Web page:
Claudia couldn’t stop fidgeting in her seat. It wasn’t really a seat as much as a bench in a circular-ish room with a judge’s podium at one end and a table with three chairs at the other. Filling in the gaps and shaping the room were two arced sets of tiered benches and tables, almost like you’d see in a lecture theatre. Claudia and the rest of the Warehouse agents sat on the benches to the right of the podium while a gathering of Regents sat murmuring to each other on the podium’s left. Part of the reason Claudia was fidgeting was that Leena was the only one willing to sit next to her, leaving Claudia at the end of the bench, closest to the table and thus Mrs. Frederic.
Though the Caretaker was her usual, unreadable self, Helena, sitting in the middle seat and thus directly opposite the podium, was just as fidgety as Claudia was. Myka had yet to appear, and the closer it got to ten am, the more Helena began to panic. Claudia, feeling much the same way Helena was, decided to send the agent a text (it was Judgment Day – no need to hide their communications now).
yo Myks, tick tock.
Claudia barely had to wait for a reply. Almost there. About five minutes.
The hacker raised her eyebrows. holy sst, batman, did you teleport or some shit? She wasn’t surprised when Myka didn’t answer, but at least she knew the woman was on her way. She also knew that she should probably let Helena know this somehow.
Glancing to the right to make sure that Leena was still mediating the argument Pete and Artie were currently having, she leaned towards the table and gave a soft hiss to get Helena’s attention. Both she and Mrs. Frederic turned, the inventor with a curious frown and the Caretaker with a hint of amusement. Claudia held up her phone and tapped the screen before giving Helena a thumbs-up. Helena’s frown deepened for a moment but was followed by a look of understanding and a slump of relief. ‘Thank you,’ the dark-haired woman mouthed to Claudia, and from the look on her face, the hacker knew she meant it for more than just that moment. Claudia, touched, smiled back at her and nodded, letting Helena know as best she could that even without Myka there, she had at least one person on her side. Helena smiled back before wiping at her eyes to hide what looked suspiciously like a tear. Mrs. Frederic, to Claudia’s surprise, nodded to the girl as well, who was almost too blown over by the gesture to nod back.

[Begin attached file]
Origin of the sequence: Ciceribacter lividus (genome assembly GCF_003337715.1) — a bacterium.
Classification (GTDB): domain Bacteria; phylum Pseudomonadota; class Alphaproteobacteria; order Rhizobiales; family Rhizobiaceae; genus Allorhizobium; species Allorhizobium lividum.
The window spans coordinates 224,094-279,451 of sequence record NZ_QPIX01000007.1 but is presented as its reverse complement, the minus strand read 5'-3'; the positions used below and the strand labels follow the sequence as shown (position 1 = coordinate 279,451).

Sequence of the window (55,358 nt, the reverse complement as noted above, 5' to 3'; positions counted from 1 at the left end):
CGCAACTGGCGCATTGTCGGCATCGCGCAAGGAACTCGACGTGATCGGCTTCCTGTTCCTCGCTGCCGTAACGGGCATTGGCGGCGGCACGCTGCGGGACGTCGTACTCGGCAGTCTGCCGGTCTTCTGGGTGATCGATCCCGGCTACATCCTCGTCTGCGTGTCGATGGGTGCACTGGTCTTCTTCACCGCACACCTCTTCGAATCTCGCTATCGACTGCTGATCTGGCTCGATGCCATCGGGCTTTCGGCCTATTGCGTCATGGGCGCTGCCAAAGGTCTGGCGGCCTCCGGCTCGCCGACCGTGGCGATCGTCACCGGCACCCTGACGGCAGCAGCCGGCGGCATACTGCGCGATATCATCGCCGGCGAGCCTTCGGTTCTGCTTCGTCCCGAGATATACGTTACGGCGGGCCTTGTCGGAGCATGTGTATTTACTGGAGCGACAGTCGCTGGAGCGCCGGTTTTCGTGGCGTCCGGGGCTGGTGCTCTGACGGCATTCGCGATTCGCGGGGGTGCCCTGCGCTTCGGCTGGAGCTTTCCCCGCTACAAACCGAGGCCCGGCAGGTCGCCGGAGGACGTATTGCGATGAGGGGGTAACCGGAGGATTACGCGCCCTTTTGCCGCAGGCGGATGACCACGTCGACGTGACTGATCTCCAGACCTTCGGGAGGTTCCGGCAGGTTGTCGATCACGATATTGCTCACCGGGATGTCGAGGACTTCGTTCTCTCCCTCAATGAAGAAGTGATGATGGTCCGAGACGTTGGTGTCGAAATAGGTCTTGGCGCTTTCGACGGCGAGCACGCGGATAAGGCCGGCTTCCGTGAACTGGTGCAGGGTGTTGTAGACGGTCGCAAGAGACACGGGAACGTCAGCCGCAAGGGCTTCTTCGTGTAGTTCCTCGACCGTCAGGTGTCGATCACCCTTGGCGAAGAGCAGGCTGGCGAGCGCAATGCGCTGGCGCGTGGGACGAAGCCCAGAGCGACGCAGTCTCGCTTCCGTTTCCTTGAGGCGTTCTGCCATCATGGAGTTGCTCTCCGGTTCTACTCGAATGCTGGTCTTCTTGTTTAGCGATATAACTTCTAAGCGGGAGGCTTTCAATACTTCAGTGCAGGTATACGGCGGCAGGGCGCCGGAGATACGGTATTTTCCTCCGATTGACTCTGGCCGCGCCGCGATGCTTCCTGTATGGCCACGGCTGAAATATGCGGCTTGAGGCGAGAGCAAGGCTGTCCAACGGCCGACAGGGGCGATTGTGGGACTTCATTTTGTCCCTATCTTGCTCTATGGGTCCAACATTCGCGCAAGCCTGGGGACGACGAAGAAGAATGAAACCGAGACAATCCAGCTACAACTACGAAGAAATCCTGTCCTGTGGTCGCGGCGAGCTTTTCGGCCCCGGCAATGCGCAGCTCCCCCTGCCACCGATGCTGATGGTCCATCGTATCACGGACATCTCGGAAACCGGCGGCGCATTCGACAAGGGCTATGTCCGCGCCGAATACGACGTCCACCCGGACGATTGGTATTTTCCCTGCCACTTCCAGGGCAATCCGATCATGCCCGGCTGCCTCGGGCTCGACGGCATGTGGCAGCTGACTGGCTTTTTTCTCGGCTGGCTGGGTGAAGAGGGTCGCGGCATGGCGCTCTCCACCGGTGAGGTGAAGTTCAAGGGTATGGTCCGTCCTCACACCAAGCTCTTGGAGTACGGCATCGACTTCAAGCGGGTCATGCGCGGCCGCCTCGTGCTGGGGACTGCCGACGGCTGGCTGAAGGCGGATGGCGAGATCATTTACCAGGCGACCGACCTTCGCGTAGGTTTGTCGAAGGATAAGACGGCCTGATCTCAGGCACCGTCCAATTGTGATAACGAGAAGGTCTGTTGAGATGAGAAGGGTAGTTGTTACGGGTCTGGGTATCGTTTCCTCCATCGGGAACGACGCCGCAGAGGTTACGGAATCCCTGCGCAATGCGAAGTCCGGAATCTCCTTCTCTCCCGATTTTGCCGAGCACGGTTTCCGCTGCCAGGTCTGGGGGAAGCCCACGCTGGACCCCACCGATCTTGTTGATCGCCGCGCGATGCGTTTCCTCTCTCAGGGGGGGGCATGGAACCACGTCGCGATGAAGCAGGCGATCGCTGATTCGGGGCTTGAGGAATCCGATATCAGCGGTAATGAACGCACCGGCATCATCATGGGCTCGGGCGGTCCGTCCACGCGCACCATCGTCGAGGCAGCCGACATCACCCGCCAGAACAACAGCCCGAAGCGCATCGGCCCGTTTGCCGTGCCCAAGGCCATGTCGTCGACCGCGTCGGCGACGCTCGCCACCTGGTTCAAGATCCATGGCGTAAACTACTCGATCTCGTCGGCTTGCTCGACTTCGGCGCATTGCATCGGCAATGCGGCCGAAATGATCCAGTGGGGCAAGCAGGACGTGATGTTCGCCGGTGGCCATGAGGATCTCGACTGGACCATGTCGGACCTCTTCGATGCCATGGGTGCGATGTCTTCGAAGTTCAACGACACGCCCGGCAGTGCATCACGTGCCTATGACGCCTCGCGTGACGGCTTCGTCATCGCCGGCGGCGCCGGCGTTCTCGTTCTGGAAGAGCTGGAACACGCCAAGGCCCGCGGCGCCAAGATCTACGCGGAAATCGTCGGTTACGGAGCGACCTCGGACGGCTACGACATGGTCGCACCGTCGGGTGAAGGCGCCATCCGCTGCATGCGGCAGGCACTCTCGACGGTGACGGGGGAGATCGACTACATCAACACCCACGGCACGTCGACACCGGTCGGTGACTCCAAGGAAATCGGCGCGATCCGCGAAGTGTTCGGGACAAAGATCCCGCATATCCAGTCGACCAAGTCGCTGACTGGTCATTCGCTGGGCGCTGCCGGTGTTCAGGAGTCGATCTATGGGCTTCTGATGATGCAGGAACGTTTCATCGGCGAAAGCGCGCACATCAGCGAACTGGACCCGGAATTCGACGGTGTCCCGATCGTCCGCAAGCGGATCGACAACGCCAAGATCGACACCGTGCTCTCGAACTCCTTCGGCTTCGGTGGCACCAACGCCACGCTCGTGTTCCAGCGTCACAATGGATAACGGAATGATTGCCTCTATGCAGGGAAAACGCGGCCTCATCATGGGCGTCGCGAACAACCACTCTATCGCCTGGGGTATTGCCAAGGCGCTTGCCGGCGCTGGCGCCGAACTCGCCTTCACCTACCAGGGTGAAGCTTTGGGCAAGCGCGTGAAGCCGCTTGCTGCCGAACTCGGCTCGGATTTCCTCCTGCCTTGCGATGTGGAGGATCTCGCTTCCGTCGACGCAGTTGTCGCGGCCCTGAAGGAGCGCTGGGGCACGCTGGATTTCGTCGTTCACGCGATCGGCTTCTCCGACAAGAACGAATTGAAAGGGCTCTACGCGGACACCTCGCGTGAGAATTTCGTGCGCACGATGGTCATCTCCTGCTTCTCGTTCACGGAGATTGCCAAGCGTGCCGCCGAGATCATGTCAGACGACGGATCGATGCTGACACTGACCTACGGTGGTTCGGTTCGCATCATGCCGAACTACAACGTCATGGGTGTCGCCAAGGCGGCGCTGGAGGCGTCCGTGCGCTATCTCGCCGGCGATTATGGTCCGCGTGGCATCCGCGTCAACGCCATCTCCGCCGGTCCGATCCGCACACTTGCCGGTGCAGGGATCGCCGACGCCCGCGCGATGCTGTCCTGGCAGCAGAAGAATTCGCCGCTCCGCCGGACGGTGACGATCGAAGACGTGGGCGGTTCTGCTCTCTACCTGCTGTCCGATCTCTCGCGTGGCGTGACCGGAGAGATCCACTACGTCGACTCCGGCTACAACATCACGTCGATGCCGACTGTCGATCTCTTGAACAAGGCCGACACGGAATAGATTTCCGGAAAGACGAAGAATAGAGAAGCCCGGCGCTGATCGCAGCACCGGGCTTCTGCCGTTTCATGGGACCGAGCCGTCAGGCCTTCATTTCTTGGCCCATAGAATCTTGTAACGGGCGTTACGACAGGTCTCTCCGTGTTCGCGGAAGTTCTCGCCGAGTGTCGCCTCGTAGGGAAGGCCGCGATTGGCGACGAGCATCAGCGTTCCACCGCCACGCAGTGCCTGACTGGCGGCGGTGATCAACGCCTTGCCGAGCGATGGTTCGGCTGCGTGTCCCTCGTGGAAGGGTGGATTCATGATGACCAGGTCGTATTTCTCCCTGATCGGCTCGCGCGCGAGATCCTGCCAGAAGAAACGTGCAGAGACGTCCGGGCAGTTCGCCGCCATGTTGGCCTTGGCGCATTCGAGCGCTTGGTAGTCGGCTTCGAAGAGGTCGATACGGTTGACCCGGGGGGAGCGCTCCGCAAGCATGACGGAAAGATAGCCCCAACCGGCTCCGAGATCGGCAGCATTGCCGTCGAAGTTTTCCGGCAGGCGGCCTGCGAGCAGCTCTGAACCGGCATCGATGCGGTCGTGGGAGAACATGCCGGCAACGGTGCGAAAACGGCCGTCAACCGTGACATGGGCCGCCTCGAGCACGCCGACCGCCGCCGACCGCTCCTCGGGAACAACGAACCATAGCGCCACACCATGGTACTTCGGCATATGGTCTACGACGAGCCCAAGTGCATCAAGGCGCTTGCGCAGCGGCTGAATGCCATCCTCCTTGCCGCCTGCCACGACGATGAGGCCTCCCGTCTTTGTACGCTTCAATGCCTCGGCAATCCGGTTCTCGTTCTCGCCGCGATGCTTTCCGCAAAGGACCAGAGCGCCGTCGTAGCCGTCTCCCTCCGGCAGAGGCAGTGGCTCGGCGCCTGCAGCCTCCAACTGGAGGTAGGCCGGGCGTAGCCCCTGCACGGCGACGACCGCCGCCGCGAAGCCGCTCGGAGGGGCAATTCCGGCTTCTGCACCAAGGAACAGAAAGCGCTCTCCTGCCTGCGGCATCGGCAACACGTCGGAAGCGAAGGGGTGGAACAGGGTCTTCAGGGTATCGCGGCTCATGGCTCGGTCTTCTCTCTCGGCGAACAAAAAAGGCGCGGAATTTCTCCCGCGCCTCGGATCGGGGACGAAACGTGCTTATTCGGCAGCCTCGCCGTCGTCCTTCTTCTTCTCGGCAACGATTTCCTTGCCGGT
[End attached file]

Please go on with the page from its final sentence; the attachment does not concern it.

In any other situation, it would have been amusing how so much more was being said in simple gestures than in muttering between the Regents and shouting between two Warehouse agents. All of this ceased when the Regent Judge entered the door at the back of the room and walked to the podium. Everyone rose from their seats in respect and watched in tense, anticipatory silence as the regal-looking woman passed the table where Helena and Mrs. Frederic were seated, crossed the room, and stepped up to take her seat behind the stand, towering over all of them. She reminded Claudia of Dr. Calder (who was seated with the Regents), but nowhere near as friendly.
“You may be seated,” the Judge said, and everyone obeyed. But before she could say another word, the double doors at the back of the room burst open, and when Helena turned to see the cause, she forgot to breathe.
Myka came sprinting into the room, clutching a black messenger bag to her side and wearing a look of exhausted relief. In a move reminiscent of her prison conversation with Helena, she skidded to a stop by the seat to the woman’s right and dropped down without preamble, immediately reaching for Helena.
The moment their hands met, the world seemed to blur and noise seemed to fade and all that mattered to each woman was the feel of the other’s skin against their own. Though they couldn’t look at each other – not yet, not here – they gripped each other without any intention of letting go, the simple contact still radiating waves of love that crashed over both women with the promise of hope.